Wednesday, September 22, 2004

Bumpy ride continues for Bangaloreans

Bumpy ride continues for Bangaloreans
The BMP will outsource maintenance of roads in the city and has finalised tenders to privatise maintenance of nearly 2,000 kms at a cost of Rs 14 crore.

Even as motorists continue to take bumpy rides on the City roads ridden with potholes, Mayor P R Ramesh on Tuesday claimed that over 80 per cent of the roads in the City are free from potholes. Almost all roads, including some major roads in the central business area have potholes due to heavy rains in the past few months and also due to poor or no maintenance. Such is the gravity of the situation that residents in some areas have resorted to filling up these craters with cobble stones laid on the footpath.

BMP had turned a blind eye all these months and woke up only when the Chief Minister N Dharam Singh cracked the whip recently. And now BMP claims that it has ‘accomplished’ its task as directed by the CM. “We have kept up our promise made to the CM by restoring roads,” Mr Ramesh declared at a media briefing.

As per the BMP statistics, there are 15,441 potholes across the city and nearly 12,714 of them were already filled up. BMP will fill up all remaining potholes in a week’s time, he assured. Interestingly, the statistics regarding potholes given by the Mayor and BMP officials are contradictory. According to the former, the city has over 15,000 potholes while the latter said there are over 19,000.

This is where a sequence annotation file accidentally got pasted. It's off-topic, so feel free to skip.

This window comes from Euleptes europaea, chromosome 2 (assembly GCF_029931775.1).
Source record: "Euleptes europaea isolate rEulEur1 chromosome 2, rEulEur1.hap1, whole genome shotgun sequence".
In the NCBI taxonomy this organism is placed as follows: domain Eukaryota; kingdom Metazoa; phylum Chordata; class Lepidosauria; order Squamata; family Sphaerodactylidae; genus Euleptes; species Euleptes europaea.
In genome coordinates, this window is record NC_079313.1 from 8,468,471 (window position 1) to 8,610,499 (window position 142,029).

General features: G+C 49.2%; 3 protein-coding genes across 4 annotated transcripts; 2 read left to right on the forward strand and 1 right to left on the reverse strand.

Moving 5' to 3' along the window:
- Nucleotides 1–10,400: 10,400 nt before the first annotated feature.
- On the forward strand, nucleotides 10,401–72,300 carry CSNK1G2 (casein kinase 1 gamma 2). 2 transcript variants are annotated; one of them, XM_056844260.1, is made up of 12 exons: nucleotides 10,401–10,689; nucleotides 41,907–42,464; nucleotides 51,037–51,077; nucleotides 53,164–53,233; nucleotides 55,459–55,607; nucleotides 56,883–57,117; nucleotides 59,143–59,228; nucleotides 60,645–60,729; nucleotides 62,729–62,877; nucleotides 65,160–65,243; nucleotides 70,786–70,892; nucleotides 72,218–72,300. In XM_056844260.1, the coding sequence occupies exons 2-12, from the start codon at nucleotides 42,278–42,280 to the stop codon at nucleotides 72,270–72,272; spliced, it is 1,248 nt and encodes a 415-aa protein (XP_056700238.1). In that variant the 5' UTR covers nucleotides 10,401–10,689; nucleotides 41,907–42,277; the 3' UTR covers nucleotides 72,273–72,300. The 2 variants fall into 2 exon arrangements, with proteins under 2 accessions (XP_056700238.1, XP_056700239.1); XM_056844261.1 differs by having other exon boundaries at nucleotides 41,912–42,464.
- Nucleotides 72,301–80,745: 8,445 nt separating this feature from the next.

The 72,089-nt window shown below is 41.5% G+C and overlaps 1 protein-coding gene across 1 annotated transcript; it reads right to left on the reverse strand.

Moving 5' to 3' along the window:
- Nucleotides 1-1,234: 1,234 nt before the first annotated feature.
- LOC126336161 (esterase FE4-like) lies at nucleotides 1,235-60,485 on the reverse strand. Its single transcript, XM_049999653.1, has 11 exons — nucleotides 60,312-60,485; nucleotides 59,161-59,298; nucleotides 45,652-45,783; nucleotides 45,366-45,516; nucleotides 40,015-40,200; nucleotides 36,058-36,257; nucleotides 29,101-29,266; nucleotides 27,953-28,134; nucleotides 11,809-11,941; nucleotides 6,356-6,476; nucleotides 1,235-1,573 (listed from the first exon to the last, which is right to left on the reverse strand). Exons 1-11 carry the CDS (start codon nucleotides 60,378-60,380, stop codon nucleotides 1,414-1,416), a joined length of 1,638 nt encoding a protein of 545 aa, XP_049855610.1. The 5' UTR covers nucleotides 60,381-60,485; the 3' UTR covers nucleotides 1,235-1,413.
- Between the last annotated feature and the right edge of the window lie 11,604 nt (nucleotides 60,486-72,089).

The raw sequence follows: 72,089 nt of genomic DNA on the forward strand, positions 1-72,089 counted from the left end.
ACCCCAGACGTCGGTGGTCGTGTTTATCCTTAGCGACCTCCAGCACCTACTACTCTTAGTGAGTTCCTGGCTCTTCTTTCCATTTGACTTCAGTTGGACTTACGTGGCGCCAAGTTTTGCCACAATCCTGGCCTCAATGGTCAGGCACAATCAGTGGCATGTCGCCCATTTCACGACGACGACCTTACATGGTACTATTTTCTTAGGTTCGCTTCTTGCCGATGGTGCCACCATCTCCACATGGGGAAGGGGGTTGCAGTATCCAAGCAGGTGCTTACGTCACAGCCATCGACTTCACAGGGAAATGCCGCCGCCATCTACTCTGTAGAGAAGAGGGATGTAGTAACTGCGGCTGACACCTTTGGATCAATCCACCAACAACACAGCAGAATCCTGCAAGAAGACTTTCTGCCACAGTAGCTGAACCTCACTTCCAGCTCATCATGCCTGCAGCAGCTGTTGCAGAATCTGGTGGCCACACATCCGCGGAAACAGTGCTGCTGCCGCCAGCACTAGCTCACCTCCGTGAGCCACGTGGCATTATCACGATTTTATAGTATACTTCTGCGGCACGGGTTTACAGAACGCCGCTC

It may be recalled that BMP Chief Engineer Rame Gowda after holding a review meeting with the city MLAs recently, had said that over 19,000 potholes have been identified in the city. The BMP has plans of outsourcing maintenance of roads in the city. Of 4,000 kms of roads, BMP has finalised tenders to privatise maintenance of nearly 2,000 kms at the cost of Rs 14 crore.

Among the works that will outsourced are filling up of potholes, restoration of dug up roads, levelling uneven footpath, desilting shoulder drains, removal of debris and painting of sign boards.

The BMP was forced to involve private sector for road maintenance due to the lack of required personnel to carry out the work on its own due to which it came under severe criticism from all quarters, sources added. “We are short of staff to maintain roads. The Government has also imposed a ban on new recruitment, so we decided to outsource this work,” the Mayor said.

As per the outsourcing plans, which will be placed before the Council for its approval, the private contractors will have to maintain roads for the period of three years from the date of contract. BMP has decided not to give road cutting permission to either the Government or the private agencies, the Mayor said adding, “Roads will not be dug till the end of the monsoon.”


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